• 한글
  • 中国语


Campus Life

  • Academic Calendar & Holidays
  • Support Facilities
  • Convenient Facilities
  • CBNU Focus
  • Research News

CBNU Focus

  • Home >
  • Campus Life >
  • CBNU Focus

Cheaper, Better-Performing Perovskite Solar Cell 

proffice (proffice) 2017/11/27 18:09:36
Cheaper, Better-Performing Perovskite Solar Cell

Professor Yoon-Bong Hahn (Chemical Engineering) and his doctoral students have developed a technique to manufacture perovskite solar cells using nanocomposite materials and interfacial engineering technology.

The perovskite solar cell using the technology turned out to be very stable when exposed to air, and it lives longer than conventional solar cells thanks to its excellent device performance.

The research outcome was published in the October issue of Nano Energy (IF = 12.343), one of the world-class academic journals in the energy field.

Researchers have conducted studies of perovskite solar cells competitively, because they have a high generating efficiency due to high optical absorption rate, large charge diffusion coefficient, and excellent charge transfer ability, and because they can be mass-produced at a low cost.

However, perovskite solar cells reported so far have had a problem in that the lifetime is remarkably shortened due to photocatalytic phenomenon of the electron transport layer and decomposition of the perovskite material by moisture when exposed to air.

An electron transport layer is a layer in which the exciton of the light absorbing layer is separated into charge and hole by the sunlight and the generated electrons are smoothly moved toward the electrode to generate a current.

Professor Hahn's team had developed a nanocomposite material that hybridized nickel oxide (NiO) nanoparticles with perovskite for the first time, and published the result in Nano Energy last year.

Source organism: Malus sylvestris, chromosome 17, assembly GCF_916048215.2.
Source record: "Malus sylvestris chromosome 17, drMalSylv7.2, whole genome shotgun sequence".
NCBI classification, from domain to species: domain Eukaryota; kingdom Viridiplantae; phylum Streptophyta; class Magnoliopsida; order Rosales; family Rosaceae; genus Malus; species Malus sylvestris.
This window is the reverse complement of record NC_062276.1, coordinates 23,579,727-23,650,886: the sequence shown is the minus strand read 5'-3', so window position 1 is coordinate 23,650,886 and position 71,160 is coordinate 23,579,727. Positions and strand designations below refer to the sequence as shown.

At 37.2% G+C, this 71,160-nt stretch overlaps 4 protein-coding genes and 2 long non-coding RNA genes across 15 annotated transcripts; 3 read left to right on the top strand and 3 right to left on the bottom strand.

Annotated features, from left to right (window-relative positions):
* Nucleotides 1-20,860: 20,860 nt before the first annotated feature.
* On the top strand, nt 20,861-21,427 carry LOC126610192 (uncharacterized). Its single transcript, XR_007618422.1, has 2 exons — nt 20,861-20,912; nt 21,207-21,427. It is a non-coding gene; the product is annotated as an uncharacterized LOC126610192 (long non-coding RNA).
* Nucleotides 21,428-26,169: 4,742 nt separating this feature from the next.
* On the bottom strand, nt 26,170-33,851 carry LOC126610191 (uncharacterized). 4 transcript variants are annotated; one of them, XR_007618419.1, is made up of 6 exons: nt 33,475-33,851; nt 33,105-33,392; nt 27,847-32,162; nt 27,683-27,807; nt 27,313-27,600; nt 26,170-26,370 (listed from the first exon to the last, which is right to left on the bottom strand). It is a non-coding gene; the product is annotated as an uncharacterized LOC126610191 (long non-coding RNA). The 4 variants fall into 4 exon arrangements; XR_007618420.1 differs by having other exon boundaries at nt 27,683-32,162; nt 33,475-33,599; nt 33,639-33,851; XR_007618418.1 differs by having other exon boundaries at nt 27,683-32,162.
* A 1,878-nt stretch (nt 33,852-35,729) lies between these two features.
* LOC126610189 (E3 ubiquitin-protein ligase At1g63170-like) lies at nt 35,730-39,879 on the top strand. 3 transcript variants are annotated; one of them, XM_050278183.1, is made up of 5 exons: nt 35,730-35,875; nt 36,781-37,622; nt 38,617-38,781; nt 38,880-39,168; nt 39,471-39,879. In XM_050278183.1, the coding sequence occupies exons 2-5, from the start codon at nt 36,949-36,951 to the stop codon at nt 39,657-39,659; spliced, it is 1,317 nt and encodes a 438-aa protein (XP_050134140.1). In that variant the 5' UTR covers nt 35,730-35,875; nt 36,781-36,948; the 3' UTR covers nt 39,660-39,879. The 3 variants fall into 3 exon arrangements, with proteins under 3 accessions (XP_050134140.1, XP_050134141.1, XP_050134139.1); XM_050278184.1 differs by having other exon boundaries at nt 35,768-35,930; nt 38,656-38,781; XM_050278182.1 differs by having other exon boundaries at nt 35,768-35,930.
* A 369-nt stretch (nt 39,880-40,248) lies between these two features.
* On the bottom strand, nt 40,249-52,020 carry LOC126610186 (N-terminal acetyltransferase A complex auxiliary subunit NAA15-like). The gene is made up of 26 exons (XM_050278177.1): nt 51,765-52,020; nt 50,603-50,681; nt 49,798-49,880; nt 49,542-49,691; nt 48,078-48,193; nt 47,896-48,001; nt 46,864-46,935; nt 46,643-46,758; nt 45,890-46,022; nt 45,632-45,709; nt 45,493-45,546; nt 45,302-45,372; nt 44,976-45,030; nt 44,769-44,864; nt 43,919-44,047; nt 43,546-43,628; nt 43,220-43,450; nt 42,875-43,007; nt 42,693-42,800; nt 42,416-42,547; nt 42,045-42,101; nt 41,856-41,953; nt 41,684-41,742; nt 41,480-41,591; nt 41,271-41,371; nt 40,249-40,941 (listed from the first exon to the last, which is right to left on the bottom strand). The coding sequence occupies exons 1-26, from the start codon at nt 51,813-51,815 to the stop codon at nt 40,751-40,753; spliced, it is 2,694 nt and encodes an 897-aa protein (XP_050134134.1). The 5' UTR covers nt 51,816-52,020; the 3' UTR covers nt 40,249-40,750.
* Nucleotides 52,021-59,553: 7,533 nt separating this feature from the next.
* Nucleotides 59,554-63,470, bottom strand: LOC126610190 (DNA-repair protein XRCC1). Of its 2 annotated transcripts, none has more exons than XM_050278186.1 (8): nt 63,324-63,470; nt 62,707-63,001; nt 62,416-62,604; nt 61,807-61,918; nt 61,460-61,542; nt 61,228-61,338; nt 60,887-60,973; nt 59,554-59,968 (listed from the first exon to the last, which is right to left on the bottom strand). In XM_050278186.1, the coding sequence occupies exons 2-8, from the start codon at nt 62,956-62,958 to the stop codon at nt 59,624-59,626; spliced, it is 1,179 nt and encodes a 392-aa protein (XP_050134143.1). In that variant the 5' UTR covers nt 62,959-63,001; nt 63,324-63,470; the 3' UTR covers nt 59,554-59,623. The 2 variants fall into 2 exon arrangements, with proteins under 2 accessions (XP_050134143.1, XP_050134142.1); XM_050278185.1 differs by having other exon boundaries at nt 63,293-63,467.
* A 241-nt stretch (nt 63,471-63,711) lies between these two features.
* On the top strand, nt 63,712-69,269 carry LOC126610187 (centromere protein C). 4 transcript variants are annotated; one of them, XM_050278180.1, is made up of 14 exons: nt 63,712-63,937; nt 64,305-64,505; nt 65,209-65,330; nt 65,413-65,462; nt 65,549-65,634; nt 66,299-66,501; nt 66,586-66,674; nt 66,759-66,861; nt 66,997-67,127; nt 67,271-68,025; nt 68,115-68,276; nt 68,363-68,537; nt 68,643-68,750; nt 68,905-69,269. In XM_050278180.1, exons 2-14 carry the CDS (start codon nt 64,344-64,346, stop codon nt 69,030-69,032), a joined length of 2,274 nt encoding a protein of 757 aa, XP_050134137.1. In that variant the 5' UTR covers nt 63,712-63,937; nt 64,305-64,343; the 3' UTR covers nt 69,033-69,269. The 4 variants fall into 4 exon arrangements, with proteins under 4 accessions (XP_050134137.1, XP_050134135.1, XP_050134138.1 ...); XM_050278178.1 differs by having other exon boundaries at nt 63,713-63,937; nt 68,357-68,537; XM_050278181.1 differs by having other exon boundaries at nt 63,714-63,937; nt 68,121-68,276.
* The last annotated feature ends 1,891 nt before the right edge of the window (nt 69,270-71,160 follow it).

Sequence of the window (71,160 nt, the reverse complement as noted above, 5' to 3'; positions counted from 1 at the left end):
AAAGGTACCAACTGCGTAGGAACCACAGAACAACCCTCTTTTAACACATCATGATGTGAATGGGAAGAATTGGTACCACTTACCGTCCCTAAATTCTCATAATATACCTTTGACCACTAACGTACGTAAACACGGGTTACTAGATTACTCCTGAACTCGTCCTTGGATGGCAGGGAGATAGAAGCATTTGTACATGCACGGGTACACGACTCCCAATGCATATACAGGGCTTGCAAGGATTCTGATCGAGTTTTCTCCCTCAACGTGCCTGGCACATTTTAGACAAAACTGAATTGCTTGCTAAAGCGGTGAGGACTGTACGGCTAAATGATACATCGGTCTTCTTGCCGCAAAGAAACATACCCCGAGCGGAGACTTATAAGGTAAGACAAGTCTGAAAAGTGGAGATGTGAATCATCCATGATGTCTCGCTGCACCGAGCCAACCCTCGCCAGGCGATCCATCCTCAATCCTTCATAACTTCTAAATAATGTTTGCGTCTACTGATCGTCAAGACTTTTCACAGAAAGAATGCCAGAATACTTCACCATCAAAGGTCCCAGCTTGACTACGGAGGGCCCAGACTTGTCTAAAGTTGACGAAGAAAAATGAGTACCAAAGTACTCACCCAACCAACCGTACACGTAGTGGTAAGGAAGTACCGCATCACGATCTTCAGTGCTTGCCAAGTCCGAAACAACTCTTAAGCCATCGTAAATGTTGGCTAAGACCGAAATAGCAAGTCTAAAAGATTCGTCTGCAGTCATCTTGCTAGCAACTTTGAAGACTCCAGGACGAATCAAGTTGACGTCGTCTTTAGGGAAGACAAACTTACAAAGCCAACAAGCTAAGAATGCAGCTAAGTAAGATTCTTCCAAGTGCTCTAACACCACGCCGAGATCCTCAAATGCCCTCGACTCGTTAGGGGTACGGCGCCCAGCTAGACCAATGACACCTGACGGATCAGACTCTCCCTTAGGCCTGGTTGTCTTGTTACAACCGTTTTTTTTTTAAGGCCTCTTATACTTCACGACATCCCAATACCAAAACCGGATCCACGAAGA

The technique developed this year is to manufacture perovskite solar cells by applying the nanocomposite material and interfacial engineering technology, maintaining the solution state in the atmosphere through all processes.

As a result, the device stabilized after 20 days and the performance of the solar cell was maintained over 90% even after more than 210 days.

This is because the metal oxide interface layer applied to the device structure improves the perovskite crystallinity and suppresses the decomposition of the perovskite material as well as the electron-hole recombination.

"This is an improvement on the problems that are hindering the practical use of perovskite solar cells," said Hahn. "My team's research is meaningful because it's a step closer to commercialization of higher performance solar cells at low prices."

The research was made possible by the support of the Korean Ministry of Science, ICT and Future Planning with the participation of Yousheng Wang, Tahmineh Mahmoudi, Won-Yeop Rho, Hwa-Young Yang, Seunghui Seo, Kiesar Sideeq Bhat, Rafiq Ahmad, and Yoon-Bong Hahn.



  • 확대
  • 축소
  • 프린트
  • TOP